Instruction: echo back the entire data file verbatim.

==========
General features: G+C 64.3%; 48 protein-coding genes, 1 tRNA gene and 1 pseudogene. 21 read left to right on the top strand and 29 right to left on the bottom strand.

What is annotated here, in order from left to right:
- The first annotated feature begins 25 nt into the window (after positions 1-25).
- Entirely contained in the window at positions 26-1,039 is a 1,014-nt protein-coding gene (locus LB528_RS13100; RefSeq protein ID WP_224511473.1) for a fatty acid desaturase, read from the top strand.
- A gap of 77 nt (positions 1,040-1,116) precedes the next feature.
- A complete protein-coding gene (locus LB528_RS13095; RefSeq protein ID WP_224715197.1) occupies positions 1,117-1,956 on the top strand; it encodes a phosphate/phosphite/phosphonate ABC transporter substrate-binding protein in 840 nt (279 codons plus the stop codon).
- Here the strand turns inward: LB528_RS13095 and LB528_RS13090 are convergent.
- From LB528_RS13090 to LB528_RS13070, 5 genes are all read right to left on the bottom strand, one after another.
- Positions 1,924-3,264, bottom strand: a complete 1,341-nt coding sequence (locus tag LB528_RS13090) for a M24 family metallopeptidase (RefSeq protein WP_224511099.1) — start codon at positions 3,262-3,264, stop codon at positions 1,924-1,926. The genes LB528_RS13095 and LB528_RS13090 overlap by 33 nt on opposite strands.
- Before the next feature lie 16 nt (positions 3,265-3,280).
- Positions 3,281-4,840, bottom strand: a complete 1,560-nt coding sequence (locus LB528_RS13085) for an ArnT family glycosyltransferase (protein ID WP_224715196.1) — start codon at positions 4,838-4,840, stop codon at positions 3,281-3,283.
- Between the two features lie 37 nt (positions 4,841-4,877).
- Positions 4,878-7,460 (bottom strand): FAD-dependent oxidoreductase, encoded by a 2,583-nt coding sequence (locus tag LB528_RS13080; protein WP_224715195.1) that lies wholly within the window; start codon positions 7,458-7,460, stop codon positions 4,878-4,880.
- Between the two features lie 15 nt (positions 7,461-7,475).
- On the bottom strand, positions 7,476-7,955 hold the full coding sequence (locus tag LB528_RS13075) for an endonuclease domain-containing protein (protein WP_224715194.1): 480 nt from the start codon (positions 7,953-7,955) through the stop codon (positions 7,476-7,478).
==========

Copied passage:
General features: G+C 64.3%; 48 protein-coding genes, 1 tRNA gene and 1 pseudogene. 21 read left to right on the top strand and 29 right to left on the bottom strand.

What is annotated here, in order from left to right:
- The first annotated feature begins 25 nt into the window (after positions 1-25).
- Entirely contained in the window at positions 26-1,039 is a 1,014-nt protein-coding gene (locus LB528_RS13100; RefSeq protein ID WP_224511473.1) for a fatty acid desaturase, read from the top strand.
- A gap of 77 nt (positions 1,040-1,116) precedes the next feature.
- A complete protein-coding gene (locus LB528_RS13095; RefSeq protein ID WP_224715197.1) occupies positions 1,117-1,956 on the top strand; it encodes a phosphate/phosphite/phosphonate ABC transporter substrate-binding protein in 840 nt (279 codons plus the stop codon).
- Here the strand turns inward: LB528_RS13095 and LB528_RS13090 are convergent.
- From LB528_RS13090 to LB528_RS13070, 5 genes are all read right to left on the bottom strand, one after another.
- Positions 1,924-3,264, bottom strand: a complete 1,341-nt coding sequence (locus tag LB528_RS13090) for a M24 family metallopeptidase (RefSeq protein WP_224511099.1) — start codon at positions 3,262-3,264, stop codon at positions 1,924-1,926. The genes LB528_RS13095 and LB528_RS13090 overlap by 33 nt on opposite strands.
- Before the next feature lie 16 nt (positions 3,265-3,280).
- Positions 3,281-4,840, bottom strand: a complete 1,560-nt coding sequence (locus LB528_RS13085) for an ArnT family glycosyltransferase (protein ID WP_224715196.1) — start codon at positions 4,838-4,840, stop codon at positions 3,281-3,283.
- Between the two features lie 37 nt (positions 4,841-4,877).
- Positions 4,878-7,460 (bottom strand): FAD-dependent oxidoreductase, encoded by a 2,583-nt coding sequence (locus tag LB528_RS13080; protein WP_224715195.1) that lies wholly within the window; start codon positions 7,458-7,460, stop codon positions 4,878-4,880.
- Between the two features lie 15 nt (positions 7,461-7,475).
- On the bottom strand, positions 7,476-7,955 hold the full coding sequence (locus tag LB528_RS13075) for an endonuclease domain-containing protein (protein WP_224715194.1): 480 nt from the start codon (positions 7,953-7,955) through the stop codon (positions 7,476-7,478).